Few people disagree that the U.S. tax code needs to change. Currently there are tens of thousands of pages of laws and procedures and regulations, growing by several thousand pages a year. The more complex, the more open to interpretation, breeding new code band-aid after code band-aid, just adding to the complexity. Attempts at social engineering create conflicts with basic economics. Armies of CPA's and tax attorneys are supported by this system to keep the other army of IRS tax enforcers at bay.
Billions of dollars wasted, sucked out of the economy, every year, just to control the sucking of billions of dollars out of the wallets of taxpayers. Imagine what could be done with those funds, the mouths that could be fed, the bailout dollars that could be thrown around.
Several people have recommended a "flat tax" where a set percentage is levied on all taxpayers, eliminating the enormous complexity of deductions and marginal rates. Others have suggested a consumption or "value added" tax, which would impact only those that consume. Those that consume more, pay more. Those that save, pay less.
live under a radically different tax system – one that the pundits and
politicians aren't talking about.
It's called a value-added tax,
or VAT, and it's been used for decades to pay the bills and sustain the
immense growth of governments around the world, from France to Mexico
to Australia. Created in 1954 by a French economist, the VAT is the
most potent, efficient machine for revenue generation yet invented.
As my friend Jim Huntzinger pointed out, the concept of "sustain the immense growth of governments around the world" is a problem in itself.
Presumably a VAT is simple. It may be simpler than our current morass, but truly "simple"? Not really.
The VAT is essentially a sales tax, except that it's charged at each
stage in the development of a product instead of at the moment when the
product is sold.
Take, for instance, a car with a sticker price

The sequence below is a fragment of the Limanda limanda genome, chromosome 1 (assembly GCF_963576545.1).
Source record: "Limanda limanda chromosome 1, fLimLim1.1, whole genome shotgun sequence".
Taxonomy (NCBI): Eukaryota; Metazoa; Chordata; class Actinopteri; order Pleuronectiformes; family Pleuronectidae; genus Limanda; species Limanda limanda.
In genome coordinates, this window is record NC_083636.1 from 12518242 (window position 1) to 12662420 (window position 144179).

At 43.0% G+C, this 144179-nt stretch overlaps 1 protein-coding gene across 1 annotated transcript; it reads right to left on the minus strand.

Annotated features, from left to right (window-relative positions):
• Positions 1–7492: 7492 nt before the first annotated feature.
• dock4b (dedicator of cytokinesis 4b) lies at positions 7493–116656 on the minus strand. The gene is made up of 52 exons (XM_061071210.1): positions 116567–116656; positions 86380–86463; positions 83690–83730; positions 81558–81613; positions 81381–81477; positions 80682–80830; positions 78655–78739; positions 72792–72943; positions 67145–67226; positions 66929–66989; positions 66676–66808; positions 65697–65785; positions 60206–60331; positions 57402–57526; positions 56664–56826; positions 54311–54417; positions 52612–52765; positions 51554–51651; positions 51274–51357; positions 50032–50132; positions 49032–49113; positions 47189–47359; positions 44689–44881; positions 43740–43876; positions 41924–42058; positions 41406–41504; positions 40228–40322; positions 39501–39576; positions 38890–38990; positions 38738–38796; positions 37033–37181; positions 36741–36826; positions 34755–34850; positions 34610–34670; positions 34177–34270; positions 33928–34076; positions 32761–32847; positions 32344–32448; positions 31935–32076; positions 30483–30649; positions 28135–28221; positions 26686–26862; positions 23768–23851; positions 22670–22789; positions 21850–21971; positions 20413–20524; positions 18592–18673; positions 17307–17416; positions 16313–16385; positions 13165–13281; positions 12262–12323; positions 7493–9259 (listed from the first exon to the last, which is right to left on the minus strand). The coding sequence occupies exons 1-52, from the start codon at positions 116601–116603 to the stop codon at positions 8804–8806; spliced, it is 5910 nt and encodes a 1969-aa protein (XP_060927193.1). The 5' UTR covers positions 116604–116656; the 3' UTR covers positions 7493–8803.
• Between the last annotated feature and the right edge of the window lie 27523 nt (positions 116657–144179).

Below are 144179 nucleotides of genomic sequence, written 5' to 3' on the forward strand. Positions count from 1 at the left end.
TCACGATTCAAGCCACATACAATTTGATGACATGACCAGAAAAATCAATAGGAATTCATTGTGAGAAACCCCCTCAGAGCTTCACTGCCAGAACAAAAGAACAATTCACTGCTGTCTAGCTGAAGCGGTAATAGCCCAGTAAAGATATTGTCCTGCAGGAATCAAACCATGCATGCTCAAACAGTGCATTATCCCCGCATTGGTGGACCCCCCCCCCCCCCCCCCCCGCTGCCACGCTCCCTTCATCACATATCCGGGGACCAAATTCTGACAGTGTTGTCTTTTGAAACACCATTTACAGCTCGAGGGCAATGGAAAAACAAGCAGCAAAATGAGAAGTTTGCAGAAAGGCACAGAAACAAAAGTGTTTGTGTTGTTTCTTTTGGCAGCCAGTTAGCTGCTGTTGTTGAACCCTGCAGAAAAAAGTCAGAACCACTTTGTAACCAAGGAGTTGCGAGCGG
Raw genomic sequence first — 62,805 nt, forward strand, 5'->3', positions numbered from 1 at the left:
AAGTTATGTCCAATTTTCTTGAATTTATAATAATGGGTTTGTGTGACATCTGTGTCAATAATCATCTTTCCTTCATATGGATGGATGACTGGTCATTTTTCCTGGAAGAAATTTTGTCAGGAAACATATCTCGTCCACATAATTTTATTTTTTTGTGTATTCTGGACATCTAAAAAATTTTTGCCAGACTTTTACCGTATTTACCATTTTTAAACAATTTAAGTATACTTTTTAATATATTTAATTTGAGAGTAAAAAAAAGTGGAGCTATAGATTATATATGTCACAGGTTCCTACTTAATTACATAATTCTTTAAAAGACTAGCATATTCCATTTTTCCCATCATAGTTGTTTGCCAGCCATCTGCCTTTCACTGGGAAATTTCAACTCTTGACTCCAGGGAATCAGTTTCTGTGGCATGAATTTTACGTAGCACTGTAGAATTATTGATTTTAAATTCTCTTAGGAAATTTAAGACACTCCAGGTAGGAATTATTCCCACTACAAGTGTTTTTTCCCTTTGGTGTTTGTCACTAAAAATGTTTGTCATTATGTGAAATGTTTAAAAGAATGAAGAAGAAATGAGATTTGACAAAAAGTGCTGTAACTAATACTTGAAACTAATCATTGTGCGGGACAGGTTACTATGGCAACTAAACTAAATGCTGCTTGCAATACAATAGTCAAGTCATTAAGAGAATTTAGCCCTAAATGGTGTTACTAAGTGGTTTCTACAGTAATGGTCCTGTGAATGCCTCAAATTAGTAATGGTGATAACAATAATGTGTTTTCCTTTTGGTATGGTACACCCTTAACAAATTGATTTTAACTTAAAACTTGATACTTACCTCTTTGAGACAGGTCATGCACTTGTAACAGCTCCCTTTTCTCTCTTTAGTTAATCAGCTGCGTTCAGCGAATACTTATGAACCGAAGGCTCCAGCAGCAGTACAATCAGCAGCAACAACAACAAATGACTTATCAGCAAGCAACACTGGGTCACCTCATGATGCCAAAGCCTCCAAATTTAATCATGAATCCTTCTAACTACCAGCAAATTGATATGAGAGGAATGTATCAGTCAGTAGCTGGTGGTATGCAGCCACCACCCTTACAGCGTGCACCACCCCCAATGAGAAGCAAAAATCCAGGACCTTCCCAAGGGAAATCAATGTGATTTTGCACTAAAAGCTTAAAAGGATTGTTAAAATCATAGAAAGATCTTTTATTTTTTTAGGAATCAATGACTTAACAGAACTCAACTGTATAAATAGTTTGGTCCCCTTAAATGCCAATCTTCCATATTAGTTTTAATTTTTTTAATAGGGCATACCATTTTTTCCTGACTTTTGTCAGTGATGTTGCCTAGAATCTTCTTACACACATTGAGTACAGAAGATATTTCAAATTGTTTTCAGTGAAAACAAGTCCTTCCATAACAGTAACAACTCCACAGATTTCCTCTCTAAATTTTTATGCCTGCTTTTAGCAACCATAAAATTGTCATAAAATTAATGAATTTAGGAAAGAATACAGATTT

of $30,000 and a value-added rate of 10%. Ford might buy its steel and
other materials for $8,000 plus $800 in a VAT tax. A dealer then pays
$25,000 plus a $2,500 tax for the finished vehicle. Ford takes an $800
credit for the tax it already paid and sends $1,700 to the government.
A buyer then pays $30,000 for the SUV and $3,000 in taxes. The dealer
collects the $3,000, takes a credit for the $2,500 worth of taxes
already paid, and sends $500 to tax authorities. Ultimately, the
government pockets $3,000, or 10% of the retail price of the car, in
Ugh. Yes, I guess it could be fairly simple, definitely more streamlined than the current mess. But collecting at each stage, then issuing credits at each stage, in the end collecting the same net amount as if the total VAT had been collected at the end? But some analysts call this "genius."
The genius of the VAT is that, while the consumer pays it, the
actual cash is mostly collected from producers before it reaches the
retailer. Since the VAT is essentially a hidden charge embedded in the
price of goods and services, raising the VAT doesn't arouse nearly the
uproar caused by increasing income taxes.
The ease with which a
VAT can be increased points to one of its big drawbacks: Governments
see it as an easy way to pay for increased spending, which is a
potential drag on economic growth.
Aha! There we have it! Trying to make the tax less visible so it can be easily increased. That's a good thing? To the contrary, we should always be very aware of the tax we pay, debate the merits of tax increases, and scrutinize how our hard-earned tax dollars are used.
This is also why I've long been an advocate of eliminating the automatic tax withholding out of pay checks, stopping the inclusion of the tax amount in gasoline prices, and the like. When I owned my own manufacturing business, I used to have to cut a check for the biweekly payroll tax… both the employee and employer side. I now pay quarterly taxes by cutting a real check.
When you actually have to write a check it really hits home that you're paying taxes, and how much of your compensation is involved. Of course the logistics of enforcing a system where all taxes must be paid by check is far more complex than regular, almost hidden, withholding.
This is also why it is very dangerous how we're approaching the "tax tipping point"… where more people don't pay taxes than pay taxes. The presumed policies of the next administration may very well push us past that point. More people will be riding free than will have skin in the game.
Perhaps a VAT or especially flat tax is the way to go to avoid this danger. Let's just try to keep it simple.